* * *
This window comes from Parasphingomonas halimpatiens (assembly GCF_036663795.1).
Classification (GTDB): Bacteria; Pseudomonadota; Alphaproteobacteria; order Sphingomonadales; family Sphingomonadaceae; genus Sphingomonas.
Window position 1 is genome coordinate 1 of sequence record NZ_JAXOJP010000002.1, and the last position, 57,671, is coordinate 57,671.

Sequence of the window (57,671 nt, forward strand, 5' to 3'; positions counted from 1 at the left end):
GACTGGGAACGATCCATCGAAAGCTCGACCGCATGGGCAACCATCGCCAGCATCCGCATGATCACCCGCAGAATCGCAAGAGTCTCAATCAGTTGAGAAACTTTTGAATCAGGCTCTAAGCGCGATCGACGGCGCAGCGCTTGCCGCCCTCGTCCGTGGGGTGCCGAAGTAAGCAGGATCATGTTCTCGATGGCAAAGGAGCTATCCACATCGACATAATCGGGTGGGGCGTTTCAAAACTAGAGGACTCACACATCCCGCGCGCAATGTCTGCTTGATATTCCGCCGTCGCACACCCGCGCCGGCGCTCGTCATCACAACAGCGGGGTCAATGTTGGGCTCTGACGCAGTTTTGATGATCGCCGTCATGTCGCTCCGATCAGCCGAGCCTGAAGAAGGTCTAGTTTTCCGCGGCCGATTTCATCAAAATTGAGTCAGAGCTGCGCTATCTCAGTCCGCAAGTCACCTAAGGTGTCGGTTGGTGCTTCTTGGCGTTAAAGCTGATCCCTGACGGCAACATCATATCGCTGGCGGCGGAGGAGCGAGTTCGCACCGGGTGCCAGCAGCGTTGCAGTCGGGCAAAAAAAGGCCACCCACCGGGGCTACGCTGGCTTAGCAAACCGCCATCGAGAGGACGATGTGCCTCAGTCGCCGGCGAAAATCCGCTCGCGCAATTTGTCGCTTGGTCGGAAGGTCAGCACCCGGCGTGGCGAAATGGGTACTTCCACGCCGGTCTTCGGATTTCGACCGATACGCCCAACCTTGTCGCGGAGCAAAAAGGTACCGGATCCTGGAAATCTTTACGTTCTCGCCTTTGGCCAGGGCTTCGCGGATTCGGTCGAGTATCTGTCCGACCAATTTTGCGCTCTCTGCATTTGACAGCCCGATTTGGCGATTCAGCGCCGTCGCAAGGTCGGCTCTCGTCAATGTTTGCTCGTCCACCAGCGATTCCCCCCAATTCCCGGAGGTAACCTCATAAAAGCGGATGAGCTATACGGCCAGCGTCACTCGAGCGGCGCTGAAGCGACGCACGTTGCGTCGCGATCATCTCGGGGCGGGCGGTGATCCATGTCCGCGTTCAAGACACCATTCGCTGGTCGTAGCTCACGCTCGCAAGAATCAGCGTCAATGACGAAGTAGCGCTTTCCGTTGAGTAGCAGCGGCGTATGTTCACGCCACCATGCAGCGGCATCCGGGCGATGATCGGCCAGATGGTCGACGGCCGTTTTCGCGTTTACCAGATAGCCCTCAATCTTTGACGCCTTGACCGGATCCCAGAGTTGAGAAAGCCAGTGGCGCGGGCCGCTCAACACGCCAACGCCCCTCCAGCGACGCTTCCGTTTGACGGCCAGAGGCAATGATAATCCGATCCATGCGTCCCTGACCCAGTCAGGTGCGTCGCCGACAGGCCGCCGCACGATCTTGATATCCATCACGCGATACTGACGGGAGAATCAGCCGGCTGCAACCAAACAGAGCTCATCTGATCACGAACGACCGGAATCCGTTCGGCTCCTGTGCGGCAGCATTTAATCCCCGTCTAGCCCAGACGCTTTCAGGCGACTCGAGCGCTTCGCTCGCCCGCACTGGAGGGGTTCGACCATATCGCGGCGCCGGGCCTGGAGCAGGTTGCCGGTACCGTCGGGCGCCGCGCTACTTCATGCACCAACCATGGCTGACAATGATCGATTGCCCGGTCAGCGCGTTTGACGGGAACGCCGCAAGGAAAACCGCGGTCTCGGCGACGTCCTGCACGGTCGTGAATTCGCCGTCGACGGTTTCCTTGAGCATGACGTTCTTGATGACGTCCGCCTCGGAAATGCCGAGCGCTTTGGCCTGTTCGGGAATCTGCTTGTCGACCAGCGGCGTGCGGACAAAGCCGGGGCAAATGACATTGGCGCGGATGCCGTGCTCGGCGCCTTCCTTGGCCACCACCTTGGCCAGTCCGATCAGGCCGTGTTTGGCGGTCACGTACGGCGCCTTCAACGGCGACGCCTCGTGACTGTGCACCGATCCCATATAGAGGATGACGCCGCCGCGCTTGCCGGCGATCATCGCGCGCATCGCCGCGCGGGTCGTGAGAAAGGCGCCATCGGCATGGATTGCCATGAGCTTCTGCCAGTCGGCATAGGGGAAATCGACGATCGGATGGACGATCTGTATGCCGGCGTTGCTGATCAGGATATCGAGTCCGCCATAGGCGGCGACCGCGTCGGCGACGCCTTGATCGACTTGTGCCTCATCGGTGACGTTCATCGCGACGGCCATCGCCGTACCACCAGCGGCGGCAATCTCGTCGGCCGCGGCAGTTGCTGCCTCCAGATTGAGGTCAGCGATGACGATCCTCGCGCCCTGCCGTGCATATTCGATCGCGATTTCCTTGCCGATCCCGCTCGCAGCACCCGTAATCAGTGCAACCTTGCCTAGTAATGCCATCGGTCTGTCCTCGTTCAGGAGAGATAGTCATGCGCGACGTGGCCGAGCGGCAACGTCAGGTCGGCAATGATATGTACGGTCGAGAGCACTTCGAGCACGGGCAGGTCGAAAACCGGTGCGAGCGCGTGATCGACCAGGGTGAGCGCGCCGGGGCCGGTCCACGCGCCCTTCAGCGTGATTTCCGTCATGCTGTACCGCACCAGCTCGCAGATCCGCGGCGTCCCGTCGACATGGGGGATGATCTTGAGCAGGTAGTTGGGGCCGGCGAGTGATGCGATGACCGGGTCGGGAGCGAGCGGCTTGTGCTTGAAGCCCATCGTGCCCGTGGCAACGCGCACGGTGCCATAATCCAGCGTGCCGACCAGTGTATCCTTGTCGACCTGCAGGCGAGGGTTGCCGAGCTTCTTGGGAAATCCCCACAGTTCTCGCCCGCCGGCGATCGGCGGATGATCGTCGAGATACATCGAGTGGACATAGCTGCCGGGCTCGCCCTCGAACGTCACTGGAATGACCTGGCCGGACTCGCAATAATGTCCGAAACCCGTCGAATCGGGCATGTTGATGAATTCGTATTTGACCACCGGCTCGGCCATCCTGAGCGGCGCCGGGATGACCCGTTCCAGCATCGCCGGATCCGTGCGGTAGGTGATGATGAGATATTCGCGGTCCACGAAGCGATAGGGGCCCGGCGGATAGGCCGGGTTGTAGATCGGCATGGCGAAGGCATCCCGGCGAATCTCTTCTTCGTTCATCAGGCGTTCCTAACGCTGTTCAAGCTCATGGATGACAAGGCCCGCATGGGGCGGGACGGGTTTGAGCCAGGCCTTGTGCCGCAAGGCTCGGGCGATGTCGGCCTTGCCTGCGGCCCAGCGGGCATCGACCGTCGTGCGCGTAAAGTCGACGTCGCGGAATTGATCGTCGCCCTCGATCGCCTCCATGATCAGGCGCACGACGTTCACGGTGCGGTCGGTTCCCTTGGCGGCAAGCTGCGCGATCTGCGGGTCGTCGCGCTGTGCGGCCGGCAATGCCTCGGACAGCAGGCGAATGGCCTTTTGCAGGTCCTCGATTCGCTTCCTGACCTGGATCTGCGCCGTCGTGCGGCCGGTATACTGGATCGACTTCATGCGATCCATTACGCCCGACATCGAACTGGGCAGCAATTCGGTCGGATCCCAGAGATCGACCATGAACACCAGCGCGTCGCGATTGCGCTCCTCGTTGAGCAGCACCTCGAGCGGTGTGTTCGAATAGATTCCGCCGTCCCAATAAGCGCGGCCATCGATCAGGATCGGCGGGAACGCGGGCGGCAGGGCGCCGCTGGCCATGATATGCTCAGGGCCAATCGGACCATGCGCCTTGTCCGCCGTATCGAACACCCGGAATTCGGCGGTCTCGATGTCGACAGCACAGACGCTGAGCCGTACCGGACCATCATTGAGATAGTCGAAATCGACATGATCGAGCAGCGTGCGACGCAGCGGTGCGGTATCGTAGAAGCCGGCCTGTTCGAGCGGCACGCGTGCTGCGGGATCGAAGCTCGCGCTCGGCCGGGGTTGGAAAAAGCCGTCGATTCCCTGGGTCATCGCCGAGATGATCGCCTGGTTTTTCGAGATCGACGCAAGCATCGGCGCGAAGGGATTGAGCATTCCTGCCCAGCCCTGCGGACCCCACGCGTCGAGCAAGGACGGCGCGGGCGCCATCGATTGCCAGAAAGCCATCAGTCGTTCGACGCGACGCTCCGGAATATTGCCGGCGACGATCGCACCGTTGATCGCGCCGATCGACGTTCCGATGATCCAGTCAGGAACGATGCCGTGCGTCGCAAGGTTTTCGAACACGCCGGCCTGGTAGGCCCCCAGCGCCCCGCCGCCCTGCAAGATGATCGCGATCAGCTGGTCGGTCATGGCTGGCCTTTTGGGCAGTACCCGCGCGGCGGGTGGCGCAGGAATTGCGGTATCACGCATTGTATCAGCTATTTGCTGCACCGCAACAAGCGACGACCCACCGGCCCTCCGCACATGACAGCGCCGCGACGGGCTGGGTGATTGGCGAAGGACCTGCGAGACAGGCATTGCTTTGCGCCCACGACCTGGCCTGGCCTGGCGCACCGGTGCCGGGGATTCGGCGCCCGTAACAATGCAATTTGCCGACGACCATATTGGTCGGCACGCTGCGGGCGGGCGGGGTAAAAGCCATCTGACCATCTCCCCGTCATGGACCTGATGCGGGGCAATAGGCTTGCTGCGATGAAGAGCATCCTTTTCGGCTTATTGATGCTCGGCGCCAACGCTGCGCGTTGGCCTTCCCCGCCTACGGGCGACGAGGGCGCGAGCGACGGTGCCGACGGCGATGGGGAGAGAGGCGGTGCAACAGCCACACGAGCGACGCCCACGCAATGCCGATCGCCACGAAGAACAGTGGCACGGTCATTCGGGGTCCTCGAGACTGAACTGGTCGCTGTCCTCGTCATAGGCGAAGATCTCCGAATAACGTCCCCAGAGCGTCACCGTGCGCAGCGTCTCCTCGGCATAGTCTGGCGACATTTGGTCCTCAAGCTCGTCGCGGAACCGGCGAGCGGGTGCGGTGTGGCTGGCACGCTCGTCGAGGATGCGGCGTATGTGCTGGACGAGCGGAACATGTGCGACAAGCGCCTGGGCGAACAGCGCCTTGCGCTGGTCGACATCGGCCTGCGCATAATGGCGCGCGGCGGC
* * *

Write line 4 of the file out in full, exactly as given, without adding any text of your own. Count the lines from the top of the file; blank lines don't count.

Sequence of the window (57,671 nt, forward strand, 5' to 3'; positions counted from 1 at the left end):